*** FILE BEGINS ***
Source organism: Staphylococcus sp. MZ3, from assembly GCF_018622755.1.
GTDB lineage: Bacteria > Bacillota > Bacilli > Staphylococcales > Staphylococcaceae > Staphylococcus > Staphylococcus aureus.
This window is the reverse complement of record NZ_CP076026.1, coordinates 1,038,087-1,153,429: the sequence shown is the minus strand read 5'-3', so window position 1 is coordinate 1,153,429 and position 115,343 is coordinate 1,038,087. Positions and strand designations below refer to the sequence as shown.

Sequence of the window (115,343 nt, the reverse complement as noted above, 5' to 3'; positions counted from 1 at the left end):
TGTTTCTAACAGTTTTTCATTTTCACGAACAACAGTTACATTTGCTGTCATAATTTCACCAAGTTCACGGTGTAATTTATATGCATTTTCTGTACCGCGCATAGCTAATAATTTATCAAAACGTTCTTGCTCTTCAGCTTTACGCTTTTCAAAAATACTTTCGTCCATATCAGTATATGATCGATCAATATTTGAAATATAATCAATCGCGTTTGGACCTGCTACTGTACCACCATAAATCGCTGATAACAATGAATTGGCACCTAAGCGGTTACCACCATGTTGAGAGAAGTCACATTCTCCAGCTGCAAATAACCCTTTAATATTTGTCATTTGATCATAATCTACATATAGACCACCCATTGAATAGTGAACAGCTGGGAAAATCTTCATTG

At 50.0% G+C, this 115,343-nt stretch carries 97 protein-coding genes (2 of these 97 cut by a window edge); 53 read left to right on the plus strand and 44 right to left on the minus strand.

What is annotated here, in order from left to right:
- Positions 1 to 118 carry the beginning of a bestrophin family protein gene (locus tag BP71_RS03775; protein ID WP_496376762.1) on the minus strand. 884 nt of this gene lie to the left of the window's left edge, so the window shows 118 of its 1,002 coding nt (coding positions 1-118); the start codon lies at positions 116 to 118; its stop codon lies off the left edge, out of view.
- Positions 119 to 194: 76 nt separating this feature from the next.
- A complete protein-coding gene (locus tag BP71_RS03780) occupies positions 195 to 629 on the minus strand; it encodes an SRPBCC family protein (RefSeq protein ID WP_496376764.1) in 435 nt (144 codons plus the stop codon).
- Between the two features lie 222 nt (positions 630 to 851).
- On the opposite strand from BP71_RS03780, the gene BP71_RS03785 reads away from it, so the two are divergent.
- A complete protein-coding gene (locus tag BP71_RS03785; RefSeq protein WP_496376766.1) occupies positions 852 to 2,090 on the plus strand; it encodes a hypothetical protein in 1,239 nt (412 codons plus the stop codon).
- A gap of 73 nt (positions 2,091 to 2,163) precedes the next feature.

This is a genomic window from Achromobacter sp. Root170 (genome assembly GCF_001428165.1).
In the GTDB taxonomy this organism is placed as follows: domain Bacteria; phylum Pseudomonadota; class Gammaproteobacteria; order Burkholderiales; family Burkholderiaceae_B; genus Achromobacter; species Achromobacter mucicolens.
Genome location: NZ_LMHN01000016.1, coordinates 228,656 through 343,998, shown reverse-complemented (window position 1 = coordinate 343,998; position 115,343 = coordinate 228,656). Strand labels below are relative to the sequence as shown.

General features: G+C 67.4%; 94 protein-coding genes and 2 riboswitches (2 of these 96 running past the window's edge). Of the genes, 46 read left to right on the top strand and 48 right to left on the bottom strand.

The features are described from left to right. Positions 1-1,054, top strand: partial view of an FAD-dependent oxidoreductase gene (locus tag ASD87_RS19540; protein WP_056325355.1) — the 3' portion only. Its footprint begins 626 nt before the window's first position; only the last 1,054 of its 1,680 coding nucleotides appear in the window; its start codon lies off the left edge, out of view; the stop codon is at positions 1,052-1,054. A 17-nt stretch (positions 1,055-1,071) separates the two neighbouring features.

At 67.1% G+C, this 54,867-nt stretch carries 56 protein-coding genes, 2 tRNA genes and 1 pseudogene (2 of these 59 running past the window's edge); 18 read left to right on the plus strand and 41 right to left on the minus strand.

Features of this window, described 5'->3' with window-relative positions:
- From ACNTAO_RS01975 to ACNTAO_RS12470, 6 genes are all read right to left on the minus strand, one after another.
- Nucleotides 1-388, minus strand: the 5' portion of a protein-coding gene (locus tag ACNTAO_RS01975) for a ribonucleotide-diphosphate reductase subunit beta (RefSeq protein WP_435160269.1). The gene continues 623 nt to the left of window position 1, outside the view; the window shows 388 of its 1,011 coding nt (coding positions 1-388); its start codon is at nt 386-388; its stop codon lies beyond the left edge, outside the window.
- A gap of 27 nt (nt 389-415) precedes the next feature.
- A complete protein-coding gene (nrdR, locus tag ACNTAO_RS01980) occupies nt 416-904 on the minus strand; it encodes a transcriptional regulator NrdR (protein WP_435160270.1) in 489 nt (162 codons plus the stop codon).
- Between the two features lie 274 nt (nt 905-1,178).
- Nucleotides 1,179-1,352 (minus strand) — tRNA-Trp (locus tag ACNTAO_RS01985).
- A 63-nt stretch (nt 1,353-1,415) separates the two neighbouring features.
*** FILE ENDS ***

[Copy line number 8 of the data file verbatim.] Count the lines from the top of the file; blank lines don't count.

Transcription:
- Positions 1 to 118 carry the beginning of a bestrophin family protein gene (locus tag BP71_RS03775; protein ID WP_496376762.1) on the minus strand. 884 nt of this gene lie to the left of the window's left edge, so the window shows 118 of its 1,002 coding nt (coding positions 1-118); the start codon lies at positions 116 to 118; its stop codon lies off the left edge, out of view.